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1st November 2023 (10 Topics)

Ethics, parliamentary conduct and the Indian MP

The Lok Sabha Ethics Committee's actions against Mahua Moitra, an All India Trinamool Congress MP from West Bengal, have sparked a public debate.

About Breach of Priviledge

  • Accusations of MPs taking money for raising questions in Parliament are taken very seriously.
    • Such actions can be considered breaches of privilege and contempt of the House. When such allegations arise, they are typically referred to the Committee of Privileges for investigation.
    • This committee examines the case, submits its findings, and may recommend actions against the accused MP, including expulsion.

Past Instances of MP Expulsions-

  • In the past, there have been instances in the Lok Sabha where MPs were expelled for similar offenses.
    • For example, in 1951, an MP was found guilty of promoting a business association's interests for financial gain by asking questions and moving amendments that favored that association.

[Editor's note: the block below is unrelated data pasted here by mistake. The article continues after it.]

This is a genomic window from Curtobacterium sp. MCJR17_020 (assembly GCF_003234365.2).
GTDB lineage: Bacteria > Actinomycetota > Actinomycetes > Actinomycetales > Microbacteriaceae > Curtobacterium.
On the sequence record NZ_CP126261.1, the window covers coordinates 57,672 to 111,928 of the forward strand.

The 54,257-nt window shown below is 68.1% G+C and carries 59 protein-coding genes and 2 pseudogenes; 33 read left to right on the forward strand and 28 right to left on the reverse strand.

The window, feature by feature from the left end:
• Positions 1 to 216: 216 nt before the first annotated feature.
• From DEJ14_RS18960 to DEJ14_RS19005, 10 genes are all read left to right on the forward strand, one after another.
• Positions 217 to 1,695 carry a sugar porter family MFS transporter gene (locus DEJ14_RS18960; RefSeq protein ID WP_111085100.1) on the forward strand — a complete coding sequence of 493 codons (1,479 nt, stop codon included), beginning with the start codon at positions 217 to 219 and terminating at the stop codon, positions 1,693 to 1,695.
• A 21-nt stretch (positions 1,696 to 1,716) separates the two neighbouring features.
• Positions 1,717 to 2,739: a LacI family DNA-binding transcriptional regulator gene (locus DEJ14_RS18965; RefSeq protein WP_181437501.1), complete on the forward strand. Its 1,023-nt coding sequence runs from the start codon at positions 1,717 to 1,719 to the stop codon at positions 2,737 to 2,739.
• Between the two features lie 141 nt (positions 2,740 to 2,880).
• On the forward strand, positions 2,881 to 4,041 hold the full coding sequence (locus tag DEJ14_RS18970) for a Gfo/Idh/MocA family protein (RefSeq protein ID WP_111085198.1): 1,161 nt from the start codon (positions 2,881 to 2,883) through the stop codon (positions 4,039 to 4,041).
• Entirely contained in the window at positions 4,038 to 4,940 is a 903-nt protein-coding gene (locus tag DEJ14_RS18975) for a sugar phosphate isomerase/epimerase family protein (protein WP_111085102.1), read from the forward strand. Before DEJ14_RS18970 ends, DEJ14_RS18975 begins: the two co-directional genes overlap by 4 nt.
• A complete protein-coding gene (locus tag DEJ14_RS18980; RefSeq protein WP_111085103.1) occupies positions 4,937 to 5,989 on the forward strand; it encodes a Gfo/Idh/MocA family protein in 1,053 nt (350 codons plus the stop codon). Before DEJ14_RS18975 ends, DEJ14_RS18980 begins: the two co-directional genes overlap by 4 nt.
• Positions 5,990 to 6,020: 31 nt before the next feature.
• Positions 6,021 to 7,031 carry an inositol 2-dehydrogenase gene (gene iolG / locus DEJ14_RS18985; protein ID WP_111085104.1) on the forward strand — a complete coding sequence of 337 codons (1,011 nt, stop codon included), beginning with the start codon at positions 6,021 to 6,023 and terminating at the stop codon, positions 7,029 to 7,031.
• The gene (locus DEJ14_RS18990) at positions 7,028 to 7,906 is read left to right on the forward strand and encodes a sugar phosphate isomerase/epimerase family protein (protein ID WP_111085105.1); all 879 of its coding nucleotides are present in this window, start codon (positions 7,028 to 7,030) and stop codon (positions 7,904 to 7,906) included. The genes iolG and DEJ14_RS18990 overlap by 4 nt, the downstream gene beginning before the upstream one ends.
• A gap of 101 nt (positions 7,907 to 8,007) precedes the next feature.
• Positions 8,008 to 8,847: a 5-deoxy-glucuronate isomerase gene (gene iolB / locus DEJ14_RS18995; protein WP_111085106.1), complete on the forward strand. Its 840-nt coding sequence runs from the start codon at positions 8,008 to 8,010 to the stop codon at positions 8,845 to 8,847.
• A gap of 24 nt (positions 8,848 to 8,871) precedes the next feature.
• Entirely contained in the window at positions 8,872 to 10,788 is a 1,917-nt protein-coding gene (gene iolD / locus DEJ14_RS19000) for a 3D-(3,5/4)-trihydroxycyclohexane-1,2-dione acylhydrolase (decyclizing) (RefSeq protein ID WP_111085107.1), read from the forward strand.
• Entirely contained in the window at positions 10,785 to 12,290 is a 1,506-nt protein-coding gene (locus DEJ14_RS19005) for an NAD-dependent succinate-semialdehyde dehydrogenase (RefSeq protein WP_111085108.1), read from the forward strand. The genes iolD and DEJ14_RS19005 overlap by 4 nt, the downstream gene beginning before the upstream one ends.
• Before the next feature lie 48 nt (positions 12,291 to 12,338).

• In 2005, a sting operation revealed 10 MPs accepting money for raising questions in Parliament, leading to their expulsion.
    • These cases were referred to special committees, which recommended and secured the expulsion of these MPs.

Key Points-

Role of the Lok Sabha Ethics Committee: The Lok Sabha Ethics Committee was established in 2000. Its purpose is to investigate complaints related to the unethical conduct of MPs and recommend action. The term "unethical conduct" is not explicitly defined, leaving it to the committee's discretion. It also formulates a code of conduct for MPs.

Parliamentary vs. Judicial Investigations: Parliamentary investigations differ from judicial probes. Parliament has investigative powers to scrutinize the executive and protect its dignity. Investigations are conducted by parliamentary committees consisting of MPs, not judicially trained individuals.

Methods of Parliamentary Investigations: Parliamentary committees investigate complaints through oral and written examinations, deposition of experts, and evidence analysis. They arrive at findings based on the preponderance of probabilities, not according to the Evidence Act. The Speaker has the final say on the relevance of evidence.

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